In his closing argument, Waite argued that "in some ways" the officers' behavior was worse than the Los Angeles officers who beat Rodney King in 1991, because King had committed a crime (drunk driving) while Hopkins had not.
"It's unfortunate, because clearly there's no evidence that there was any racial animus or bias yet Mr. Waite still made that an issue, particularly in closing arguments," Stern said.
The central legal question in the trial was essentially colorblind -- whether the officers ever had a legal reason to "detain" Hopkins before they tried to pull him from his car and used force. Most of the jurors' queries after closing arguments centered on that technical legal issue, according to both sides' attorneys. Sweeney, a San Jose resident, said the jurors were "stuck" on that issue from the start of deliberations.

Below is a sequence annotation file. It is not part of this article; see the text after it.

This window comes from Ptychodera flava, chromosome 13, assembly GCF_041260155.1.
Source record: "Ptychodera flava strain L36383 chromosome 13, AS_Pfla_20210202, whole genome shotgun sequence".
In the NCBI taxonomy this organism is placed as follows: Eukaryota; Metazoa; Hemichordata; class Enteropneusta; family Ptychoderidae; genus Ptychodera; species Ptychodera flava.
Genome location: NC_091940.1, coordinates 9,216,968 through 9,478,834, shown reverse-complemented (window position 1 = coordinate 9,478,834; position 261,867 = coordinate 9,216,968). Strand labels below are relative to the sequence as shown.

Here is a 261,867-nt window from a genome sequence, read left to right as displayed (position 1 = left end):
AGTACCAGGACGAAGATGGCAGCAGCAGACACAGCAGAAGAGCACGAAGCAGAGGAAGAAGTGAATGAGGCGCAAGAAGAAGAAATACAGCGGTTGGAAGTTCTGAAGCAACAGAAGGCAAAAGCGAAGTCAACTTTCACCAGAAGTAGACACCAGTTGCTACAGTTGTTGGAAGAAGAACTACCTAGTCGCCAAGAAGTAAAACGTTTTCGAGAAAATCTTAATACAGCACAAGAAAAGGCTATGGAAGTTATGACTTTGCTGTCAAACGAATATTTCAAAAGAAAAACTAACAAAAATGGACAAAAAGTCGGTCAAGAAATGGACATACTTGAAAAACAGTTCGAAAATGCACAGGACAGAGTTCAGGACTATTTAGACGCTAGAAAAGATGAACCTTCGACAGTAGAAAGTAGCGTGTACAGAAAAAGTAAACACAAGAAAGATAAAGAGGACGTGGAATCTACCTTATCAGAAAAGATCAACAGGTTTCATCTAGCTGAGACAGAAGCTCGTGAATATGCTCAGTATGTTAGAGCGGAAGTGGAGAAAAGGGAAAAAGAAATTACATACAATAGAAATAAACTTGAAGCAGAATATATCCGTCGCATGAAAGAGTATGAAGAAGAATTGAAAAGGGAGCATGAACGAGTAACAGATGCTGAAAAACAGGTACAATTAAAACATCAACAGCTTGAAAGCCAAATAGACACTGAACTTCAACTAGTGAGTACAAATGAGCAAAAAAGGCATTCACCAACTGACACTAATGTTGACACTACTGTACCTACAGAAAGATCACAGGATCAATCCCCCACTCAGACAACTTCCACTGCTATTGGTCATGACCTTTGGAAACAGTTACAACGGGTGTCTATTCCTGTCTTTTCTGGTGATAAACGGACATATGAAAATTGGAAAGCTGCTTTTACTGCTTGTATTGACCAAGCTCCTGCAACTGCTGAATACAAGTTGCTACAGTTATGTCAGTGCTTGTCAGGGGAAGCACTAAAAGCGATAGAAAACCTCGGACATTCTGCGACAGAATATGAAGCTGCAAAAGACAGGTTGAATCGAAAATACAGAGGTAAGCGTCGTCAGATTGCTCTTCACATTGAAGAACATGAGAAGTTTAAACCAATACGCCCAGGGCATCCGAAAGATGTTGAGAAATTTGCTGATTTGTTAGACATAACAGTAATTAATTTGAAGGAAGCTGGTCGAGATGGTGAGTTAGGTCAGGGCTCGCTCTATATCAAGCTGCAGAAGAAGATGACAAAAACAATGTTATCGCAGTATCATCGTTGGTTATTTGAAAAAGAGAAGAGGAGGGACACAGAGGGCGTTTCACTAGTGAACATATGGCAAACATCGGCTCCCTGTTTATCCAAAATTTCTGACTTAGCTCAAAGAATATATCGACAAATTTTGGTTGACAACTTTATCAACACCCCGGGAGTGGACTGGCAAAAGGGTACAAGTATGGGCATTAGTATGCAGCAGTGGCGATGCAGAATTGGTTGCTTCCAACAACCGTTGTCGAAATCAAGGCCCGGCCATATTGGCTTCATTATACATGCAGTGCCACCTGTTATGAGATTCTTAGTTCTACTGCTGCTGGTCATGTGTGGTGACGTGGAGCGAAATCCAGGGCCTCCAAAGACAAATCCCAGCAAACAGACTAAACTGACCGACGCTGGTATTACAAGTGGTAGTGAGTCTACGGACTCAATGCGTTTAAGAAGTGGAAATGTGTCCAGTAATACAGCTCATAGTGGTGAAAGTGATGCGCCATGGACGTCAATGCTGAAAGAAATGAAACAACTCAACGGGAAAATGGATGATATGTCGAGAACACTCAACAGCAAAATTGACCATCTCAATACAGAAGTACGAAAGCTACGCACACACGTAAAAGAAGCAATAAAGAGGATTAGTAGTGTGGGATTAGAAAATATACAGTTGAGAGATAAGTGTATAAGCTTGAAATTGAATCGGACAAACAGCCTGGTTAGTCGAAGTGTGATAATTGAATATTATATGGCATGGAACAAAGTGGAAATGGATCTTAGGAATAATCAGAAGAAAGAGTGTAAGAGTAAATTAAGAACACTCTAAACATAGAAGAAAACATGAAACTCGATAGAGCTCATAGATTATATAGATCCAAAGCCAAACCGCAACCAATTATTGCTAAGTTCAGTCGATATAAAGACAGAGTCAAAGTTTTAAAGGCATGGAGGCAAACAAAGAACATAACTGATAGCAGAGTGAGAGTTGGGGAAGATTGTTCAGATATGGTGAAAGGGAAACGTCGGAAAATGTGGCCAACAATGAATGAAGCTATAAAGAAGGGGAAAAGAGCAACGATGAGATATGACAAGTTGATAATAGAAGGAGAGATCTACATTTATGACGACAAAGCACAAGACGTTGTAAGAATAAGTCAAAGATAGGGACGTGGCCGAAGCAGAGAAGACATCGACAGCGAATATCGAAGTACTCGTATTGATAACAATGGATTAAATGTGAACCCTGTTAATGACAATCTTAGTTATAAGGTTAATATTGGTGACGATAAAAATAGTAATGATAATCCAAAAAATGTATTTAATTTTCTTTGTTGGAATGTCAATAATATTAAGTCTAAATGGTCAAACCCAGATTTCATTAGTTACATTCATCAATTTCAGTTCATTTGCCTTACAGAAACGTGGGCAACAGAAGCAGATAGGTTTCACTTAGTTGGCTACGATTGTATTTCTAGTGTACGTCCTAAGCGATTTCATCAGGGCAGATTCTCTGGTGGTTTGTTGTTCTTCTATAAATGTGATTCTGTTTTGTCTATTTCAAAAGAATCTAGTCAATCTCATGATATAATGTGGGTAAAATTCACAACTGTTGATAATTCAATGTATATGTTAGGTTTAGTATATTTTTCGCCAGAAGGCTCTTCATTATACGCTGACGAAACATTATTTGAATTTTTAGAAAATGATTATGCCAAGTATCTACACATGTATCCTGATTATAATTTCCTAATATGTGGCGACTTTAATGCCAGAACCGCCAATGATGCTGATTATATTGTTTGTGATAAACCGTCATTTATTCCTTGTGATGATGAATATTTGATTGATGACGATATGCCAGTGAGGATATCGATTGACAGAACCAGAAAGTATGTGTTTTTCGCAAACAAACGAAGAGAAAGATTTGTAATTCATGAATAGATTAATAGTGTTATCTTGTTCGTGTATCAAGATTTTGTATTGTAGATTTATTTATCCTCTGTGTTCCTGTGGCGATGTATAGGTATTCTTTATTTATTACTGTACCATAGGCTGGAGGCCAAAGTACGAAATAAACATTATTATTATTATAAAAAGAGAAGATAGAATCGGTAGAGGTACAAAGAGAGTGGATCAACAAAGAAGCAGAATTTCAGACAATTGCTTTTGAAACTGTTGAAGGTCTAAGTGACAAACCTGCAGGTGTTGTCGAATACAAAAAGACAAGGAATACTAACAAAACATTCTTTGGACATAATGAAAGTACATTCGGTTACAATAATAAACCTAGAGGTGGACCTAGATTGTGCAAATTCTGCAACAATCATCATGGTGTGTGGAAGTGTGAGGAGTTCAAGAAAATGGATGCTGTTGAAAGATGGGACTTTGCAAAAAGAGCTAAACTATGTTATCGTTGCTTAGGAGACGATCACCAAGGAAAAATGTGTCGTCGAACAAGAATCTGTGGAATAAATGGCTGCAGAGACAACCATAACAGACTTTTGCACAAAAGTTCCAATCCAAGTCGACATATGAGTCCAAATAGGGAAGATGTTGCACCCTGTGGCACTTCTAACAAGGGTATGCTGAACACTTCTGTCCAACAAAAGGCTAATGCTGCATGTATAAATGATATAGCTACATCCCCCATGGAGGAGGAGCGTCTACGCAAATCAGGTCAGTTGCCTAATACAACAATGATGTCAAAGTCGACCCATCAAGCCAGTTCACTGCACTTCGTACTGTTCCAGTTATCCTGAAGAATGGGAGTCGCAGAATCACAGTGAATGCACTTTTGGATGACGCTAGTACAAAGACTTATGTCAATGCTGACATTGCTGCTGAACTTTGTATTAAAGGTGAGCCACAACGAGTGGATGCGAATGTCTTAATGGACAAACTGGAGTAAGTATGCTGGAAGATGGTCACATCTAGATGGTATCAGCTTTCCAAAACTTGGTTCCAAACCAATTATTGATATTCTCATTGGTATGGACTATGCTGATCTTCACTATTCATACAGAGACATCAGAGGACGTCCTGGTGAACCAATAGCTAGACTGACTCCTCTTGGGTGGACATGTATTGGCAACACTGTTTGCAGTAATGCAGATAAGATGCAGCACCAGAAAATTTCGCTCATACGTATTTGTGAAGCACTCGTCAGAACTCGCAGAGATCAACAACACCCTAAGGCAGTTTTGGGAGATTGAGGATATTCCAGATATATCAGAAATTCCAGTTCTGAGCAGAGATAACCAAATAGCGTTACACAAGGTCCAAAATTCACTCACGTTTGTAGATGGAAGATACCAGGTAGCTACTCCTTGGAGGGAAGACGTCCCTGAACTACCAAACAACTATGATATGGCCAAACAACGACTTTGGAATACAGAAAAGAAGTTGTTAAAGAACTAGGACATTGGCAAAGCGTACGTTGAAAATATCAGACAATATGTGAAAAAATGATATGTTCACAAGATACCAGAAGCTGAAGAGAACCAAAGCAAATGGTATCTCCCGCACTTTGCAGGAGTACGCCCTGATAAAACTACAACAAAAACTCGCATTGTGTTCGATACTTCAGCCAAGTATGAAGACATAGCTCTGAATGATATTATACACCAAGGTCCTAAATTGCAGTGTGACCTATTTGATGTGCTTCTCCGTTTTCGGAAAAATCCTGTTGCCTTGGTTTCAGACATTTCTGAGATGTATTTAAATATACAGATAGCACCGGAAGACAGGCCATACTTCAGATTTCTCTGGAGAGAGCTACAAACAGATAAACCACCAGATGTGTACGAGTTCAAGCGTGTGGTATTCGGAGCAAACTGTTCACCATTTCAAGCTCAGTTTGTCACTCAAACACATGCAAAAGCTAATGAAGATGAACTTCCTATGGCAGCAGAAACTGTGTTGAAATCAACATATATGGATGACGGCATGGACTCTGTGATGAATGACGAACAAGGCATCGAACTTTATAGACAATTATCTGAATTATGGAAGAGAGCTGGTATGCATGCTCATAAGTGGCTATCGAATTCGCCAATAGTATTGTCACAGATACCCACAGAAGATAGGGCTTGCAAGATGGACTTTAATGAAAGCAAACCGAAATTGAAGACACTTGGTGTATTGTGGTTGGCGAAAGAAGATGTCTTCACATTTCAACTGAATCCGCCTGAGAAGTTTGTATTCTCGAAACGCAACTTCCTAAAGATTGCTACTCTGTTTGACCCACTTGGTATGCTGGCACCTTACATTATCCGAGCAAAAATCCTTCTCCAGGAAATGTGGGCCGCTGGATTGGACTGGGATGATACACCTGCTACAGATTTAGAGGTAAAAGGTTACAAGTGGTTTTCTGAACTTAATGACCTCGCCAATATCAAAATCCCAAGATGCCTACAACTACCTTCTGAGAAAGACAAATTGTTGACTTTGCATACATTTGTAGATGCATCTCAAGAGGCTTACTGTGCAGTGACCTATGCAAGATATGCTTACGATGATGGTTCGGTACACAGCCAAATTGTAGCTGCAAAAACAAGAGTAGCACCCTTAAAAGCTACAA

The defense attorneys argued the officers felt threatened that night by Hopkins' belligerent and shifty behavior, including the violent way he opened his car door when Lee first approached and the fact he did not follow their orders.
The prosecutor said he disagreed with the court's instructions defining a lawful detention. Waite called them "conflicting" and said he believed a lawful detention could not occur if the officers merely feared for their safety, as the defense argued. "I think that did not apply under the facts of this case," he said.
"It's a very complicated issue," said Defense Attorney Craig Brown, who represented Lee "They got a lot of instructions. Some of it was very confusing."
The jurors interviewed by Stern said they did not believe the officers used excessive force.